By Melissa Meaglia, Fiction Editor, Ivory Tower

This week I had the privilege of interviewing another one of our authors from this year's Ivory Tower, Matthew Ullery! Matthew is the author of "Delicate Hobbies" and is a junior this year at the U pursuing an English major. You can read "Delicate Hobbies" at our Launch Party on April 24th and maybe even meet him yourself!

1. Some readers may have seen you reading your piece, "Delicate Hobbies," at Hazel and Wren's event Words at WAM. How was the experience? Had you done something like this before?
That was the first time I have ever read in front of an audience. I was incredibly nervous, but it was a great experience. I especially enjoyed hearing the other performers.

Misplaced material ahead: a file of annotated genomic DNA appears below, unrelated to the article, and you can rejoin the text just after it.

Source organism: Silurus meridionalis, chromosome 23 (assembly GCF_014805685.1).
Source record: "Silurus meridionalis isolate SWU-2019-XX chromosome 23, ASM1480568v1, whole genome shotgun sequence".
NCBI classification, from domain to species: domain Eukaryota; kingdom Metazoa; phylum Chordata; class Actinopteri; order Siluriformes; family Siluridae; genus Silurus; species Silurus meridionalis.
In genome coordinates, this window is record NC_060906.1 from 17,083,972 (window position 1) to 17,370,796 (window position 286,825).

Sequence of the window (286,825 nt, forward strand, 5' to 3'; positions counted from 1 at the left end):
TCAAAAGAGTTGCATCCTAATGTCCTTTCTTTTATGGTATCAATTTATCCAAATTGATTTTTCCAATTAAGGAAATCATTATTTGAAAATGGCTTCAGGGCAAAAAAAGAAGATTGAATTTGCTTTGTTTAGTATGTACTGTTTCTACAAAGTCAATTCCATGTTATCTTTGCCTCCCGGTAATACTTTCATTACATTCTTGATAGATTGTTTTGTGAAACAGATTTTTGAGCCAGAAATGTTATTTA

2. By the way, happy birthday! (April 1) Did you pull any pranks?
Thank you! I'm not much of a pranker myself, but I do have my fair share of traumatic birthday prank stories (thanks, Mom).

3. What do you want to say to the undergraduate community through "Delicate Hobbies" ?
I'm hoping everyone who reads it will get something out of it. I'm wondering how we can defy expectations placed on us and how we can turn sadness into strength and art.

4. If you were an actor, would you want to play a good-guy or a villain?
I would want to play a villain, but I don't think I'd be very good at it. I'd probably be better as the damsel in distress, which is my second choice anyway.

5. Where does most of your inspiration come from? How do you generate and develop ideas?
I get inspiration from everything - other artistic mediums, people on the bus, conversations, found objects... It's difficult for me to write anything without urgent inspiration. Usually a first sentence will come to me and I have to build off of it slowly, through lots and lots of writing and rewriting.